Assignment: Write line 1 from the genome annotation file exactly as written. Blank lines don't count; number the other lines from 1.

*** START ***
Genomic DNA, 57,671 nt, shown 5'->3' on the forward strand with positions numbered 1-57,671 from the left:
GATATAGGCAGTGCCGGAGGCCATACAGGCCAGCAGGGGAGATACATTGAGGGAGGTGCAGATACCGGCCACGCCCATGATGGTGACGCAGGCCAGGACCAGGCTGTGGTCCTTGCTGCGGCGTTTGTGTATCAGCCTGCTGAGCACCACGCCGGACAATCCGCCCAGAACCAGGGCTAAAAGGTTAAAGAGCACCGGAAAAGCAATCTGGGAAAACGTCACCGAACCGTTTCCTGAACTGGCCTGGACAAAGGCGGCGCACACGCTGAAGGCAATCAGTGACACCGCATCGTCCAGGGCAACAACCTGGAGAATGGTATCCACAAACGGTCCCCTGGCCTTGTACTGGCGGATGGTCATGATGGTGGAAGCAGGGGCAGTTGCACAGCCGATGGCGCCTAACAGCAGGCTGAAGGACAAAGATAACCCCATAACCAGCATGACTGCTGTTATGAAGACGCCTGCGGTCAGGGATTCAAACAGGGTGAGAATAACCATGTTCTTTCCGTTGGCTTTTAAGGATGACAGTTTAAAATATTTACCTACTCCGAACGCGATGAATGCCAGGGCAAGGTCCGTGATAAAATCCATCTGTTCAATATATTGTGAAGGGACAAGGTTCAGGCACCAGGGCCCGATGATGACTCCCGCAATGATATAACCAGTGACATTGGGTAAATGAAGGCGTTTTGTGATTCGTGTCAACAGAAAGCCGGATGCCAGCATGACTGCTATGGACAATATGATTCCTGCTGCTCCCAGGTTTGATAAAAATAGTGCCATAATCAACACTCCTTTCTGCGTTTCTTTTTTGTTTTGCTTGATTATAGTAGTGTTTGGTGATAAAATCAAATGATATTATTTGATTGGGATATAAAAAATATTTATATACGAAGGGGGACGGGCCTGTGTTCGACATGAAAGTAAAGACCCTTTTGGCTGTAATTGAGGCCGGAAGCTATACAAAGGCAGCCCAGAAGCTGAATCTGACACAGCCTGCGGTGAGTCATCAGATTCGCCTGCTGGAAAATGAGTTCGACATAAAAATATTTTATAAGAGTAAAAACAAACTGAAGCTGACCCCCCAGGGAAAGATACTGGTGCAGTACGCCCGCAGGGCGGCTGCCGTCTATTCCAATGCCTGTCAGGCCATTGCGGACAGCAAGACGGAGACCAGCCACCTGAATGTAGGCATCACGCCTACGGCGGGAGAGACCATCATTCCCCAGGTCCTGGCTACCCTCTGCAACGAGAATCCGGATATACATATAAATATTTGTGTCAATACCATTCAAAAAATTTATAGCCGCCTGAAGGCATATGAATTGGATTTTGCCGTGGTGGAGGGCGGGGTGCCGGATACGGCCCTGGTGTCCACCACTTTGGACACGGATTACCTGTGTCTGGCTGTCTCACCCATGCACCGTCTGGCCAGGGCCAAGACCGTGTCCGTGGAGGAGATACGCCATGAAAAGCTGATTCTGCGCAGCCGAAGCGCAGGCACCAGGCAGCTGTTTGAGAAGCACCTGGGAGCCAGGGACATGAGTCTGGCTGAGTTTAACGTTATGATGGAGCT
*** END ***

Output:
Genomic DNA, 57,671 nt, shown 5'->3' on the forward strand with positions numbered 1-57,671 from the left: